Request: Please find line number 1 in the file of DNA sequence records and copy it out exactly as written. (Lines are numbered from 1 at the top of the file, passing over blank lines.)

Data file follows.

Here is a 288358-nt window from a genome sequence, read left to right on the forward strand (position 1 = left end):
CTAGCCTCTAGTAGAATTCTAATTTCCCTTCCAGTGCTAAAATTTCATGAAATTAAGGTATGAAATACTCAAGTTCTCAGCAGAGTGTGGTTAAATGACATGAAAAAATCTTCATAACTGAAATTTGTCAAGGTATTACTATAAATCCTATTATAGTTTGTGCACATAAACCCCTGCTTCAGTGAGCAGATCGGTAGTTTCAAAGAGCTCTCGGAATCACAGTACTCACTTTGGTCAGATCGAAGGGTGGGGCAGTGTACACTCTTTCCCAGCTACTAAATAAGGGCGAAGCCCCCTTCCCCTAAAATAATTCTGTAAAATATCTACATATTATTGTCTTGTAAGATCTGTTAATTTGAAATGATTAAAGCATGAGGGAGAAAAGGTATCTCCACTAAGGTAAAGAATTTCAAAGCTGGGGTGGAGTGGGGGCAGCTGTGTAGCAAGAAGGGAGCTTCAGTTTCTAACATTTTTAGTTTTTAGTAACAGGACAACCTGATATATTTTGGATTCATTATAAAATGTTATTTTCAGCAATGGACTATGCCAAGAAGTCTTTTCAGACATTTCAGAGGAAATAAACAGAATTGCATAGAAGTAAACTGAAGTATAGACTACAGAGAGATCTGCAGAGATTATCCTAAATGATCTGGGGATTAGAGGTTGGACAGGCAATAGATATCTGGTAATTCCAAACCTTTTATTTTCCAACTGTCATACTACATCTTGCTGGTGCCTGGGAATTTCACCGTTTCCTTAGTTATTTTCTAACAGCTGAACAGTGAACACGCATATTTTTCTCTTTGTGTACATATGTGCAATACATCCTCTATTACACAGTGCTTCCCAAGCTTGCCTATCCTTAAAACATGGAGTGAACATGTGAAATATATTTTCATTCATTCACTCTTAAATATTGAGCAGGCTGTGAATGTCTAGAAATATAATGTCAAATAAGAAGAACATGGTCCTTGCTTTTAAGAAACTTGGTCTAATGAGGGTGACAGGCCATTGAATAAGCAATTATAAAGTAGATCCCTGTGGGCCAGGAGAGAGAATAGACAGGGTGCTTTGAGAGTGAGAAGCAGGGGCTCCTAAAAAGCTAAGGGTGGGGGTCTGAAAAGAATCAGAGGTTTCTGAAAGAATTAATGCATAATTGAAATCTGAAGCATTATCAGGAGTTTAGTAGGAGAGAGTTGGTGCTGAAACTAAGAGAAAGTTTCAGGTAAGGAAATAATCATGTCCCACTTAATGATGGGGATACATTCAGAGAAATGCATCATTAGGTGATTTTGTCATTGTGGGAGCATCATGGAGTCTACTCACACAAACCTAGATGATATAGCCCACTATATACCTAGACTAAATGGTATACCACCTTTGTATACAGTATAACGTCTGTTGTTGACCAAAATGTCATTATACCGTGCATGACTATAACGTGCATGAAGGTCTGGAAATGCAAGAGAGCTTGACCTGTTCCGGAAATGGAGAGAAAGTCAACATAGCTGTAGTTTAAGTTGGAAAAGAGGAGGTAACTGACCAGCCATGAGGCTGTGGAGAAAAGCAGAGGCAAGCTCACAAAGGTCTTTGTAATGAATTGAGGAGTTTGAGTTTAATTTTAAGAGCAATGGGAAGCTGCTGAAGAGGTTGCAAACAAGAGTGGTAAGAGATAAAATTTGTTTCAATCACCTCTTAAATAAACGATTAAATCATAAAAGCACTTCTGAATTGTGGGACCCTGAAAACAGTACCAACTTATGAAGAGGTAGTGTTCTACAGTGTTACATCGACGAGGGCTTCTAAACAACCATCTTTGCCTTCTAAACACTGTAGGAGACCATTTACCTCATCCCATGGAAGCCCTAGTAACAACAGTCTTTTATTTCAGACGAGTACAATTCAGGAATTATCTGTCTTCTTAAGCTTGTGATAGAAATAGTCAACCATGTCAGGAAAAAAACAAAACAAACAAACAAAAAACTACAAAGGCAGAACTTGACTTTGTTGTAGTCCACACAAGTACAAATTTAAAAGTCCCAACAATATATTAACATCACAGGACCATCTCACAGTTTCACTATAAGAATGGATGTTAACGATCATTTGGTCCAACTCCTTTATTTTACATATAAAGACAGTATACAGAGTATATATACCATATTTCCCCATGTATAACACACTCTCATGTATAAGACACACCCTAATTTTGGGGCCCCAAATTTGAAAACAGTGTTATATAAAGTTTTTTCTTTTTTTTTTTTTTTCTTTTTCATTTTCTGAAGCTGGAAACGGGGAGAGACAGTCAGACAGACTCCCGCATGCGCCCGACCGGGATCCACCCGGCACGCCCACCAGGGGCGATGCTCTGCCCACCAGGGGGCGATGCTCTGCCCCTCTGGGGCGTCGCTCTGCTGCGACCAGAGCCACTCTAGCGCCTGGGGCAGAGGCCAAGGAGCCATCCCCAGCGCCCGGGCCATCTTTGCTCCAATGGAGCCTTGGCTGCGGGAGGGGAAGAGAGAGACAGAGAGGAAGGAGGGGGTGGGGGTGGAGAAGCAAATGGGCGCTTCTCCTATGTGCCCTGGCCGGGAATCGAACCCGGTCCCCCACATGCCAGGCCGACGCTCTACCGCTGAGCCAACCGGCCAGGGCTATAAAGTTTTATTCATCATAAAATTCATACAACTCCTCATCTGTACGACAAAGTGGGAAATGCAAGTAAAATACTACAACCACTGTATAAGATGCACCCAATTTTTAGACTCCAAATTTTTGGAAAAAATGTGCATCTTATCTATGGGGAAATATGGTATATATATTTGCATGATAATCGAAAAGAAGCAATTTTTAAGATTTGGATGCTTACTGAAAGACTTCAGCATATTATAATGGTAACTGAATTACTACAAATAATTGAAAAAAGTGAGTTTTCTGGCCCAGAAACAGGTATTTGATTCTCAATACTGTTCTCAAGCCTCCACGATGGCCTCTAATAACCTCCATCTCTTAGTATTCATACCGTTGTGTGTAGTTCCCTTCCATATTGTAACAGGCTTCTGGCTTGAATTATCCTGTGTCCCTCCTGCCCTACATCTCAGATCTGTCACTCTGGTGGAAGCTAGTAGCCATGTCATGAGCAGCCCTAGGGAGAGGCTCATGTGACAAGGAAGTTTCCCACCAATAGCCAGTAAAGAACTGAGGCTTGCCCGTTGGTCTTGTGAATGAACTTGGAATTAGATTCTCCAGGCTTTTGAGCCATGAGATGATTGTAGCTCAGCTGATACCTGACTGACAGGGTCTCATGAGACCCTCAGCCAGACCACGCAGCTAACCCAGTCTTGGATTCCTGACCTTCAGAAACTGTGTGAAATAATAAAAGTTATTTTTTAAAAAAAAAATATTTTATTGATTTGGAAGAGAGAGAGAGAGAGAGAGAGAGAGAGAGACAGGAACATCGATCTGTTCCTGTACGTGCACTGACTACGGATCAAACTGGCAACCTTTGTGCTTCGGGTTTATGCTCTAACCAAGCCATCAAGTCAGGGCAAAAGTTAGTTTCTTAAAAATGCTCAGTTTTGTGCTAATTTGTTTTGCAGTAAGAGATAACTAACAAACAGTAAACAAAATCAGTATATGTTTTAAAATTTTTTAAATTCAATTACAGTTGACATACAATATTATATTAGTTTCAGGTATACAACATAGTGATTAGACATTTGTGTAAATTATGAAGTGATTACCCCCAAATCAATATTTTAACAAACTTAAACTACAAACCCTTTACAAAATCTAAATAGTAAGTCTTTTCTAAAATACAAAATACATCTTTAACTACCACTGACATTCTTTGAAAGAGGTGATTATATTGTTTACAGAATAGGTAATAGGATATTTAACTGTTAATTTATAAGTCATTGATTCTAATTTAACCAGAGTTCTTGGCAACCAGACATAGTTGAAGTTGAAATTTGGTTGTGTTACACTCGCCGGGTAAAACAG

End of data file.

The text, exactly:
Here is a 288358-nt window from a genome sequence, read left to right on the forward strand (position 1 = left end):